const findBy = (field, ...values) => {
  console.log(`finding people with ${field} === ${values.join(', ')}`);
  return Promise.resolve(
    people.filter(person => values.includes(person[field]))

Next, we can define the DataLoader batch function:

const findByNameLoader = new DataLoader(names => findBy('name', ...names));

The batch function will be passed an array of keys (in this case, it’s passing an array of names) and must return a Promise which resolves to an array of values. Since we just refactored findBy to accept and return multiple values, we now have a fully functional DataLoader instance.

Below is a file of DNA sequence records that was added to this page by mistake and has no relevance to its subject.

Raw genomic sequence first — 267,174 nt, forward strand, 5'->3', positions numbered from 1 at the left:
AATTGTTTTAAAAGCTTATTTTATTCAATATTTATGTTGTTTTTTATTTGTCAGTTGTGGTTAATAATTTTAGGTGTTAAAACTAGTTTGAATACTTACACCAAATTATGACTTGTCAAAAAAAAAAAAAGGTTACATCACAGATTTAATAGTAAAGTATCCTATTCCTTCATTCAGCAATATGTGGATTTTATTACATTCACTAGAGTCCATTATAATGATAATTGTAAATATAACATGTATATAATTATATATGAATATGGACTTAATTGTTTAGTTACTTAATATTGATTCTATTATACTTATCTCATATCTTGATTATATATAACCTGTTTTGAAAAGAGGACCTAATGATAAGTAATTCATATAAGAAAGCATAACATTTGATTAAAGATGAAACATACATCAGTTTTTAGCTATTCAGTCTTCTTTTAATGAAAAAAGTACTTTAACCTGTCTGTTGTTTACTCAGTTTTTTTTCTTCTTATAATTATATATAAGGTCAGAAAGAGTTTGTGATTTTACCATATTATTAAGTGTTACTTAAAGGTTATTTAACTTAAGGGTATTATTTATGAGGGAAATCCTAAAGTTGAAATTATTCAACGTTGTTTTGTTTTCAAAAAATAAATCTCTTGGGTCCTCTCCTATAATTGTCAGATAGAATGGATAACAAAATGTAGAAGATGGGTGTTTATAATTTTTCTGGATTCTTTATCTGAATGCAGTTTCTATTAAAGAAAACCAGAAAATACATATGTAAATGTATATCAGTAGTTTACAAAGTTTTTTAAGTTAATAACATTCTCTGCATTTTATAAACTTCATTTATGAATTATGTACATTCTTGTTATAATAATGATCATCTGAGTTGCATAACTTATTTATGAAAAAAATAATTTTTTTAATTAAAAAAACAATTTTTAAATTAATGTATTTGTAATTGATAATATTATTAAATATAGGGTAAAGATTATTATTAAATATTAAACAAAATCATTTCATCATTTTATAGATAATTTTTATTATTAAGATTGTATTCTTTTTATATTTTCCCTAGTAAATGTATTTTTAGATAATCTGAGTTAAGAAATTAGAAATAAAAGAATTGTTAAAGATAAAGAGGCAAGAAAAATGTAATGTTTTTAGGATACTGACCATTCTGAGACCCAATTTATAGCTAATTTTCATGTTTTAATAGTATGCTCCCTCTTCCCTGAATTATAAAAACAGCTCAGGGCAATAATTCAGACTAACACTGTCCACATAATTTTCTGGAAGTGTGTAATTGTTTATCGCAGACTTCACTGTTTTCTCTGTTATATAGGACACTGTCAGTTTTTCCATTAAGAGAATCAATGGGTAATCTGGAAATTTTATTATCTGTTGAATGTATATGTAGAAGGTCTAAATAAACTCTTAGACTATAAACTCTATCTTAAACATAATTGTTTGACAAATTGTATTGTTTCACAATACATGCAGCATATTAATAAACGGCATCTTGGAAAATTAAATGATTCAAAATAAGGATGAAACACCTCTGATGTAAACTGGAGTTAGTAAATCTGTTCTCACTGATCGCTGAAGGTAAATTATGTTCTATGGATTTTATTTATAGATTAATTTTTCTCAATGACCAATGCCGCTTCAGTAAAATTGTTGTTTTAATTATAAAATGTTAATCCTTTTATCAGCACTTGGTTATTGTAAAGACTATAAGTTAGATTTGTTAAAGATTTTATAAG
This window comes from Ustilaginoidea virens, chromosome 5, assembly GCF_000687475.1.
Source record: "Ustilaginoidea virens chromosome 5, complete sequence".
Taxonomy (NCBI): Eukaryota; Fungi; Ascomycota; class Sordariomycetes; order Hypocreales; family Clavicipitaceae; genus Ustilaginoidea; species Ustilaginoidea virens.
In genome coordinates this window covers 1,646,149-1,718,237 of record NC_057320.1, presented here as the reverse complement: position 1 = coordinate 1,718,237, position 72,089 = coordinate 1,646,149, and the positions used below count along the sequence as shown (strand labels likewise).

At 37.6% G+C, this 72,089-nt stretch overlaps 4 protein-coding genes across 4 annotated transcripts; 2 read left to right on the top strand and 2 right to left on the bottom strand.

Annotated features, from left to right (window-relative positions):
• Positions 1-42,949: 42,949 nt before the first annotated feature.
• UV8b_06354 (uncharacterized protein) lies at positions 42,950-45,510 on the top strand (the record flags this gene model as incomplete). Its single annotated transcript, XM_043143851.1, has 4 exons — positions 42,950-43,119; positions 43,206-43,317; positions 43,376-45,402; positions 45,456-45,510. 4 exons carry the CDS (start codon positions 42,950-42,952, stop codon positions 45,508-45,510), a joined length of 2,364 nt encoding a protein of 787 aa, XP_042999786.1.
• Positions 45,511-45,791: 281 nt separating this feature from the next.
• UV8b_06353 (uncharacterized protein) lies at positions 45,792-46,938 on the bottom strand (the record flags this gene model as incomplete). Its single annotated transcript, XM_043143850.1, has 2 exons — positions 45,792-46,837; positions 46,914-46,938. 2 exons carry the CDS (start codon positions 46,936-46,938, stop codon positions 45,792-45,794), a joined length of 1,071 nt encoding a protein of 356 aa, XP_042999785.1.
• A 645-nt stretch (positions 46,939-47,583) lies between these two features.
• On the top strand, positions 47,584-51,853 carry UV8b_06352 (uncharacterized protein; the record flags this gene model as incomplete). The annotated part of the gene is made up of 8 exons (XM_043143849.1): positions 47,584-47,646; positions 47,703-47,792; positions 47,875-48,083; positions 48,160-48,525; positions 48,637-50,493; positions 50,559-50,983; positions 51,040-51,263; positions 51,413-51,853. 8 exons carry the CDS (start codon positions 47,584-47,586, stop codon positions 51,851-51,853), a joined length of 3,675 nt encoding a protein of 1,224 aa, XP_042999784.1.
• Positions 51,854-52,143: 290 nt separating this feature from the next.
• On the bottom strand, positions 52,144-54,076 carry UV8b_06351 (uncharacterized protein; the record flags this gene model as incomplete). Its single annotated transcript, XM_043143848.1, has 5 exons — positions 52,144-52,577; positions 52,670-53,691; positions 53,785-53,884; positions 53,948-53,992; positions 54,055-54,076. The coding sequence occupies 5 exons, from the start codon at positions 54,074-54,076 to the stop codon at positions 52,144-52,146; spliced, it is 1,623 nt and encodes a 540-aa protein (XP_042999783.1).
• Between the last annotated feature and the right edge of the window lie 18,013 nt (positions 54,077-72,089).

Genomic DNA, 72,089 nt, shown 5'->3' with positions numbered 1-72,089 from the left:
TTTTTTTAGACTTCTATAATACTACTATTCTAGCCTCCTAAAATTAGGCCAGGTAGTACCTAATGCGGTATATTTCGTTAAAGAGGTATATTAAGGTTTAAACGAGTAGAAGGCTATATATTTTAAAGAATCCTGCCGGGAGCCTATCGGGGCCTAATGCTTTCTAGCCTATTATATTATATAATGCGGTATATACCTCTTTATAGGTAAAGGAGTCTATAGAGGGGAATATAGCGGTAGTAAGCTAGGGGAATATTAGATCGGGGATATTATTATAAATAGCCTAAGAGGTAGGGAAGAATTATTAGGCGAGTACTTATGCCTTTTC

Finally, we need to actually use our new loader function! Let’s just change the bestFriend resolver on the Person type:

Person: {
  // ...
  bestFriend: ({ best_friend}) => findByNameLoader.load(best_friend)

DataLoader will batch all consecutive calls to the bestFriend resolver and cache the result. When we run our query again in GraphiQL, we see the following:

finding person with gender === MALE
finding people with name === George, Alexander

Notice that DataLoader batched the three “find by name” queries into a single query, and also filtered out the dupliate “George” query! With just a few extra lines of code, we get some pretty significant savings.

Obviously, this is a very simple example, but you can imagine how much value this can add to a large application.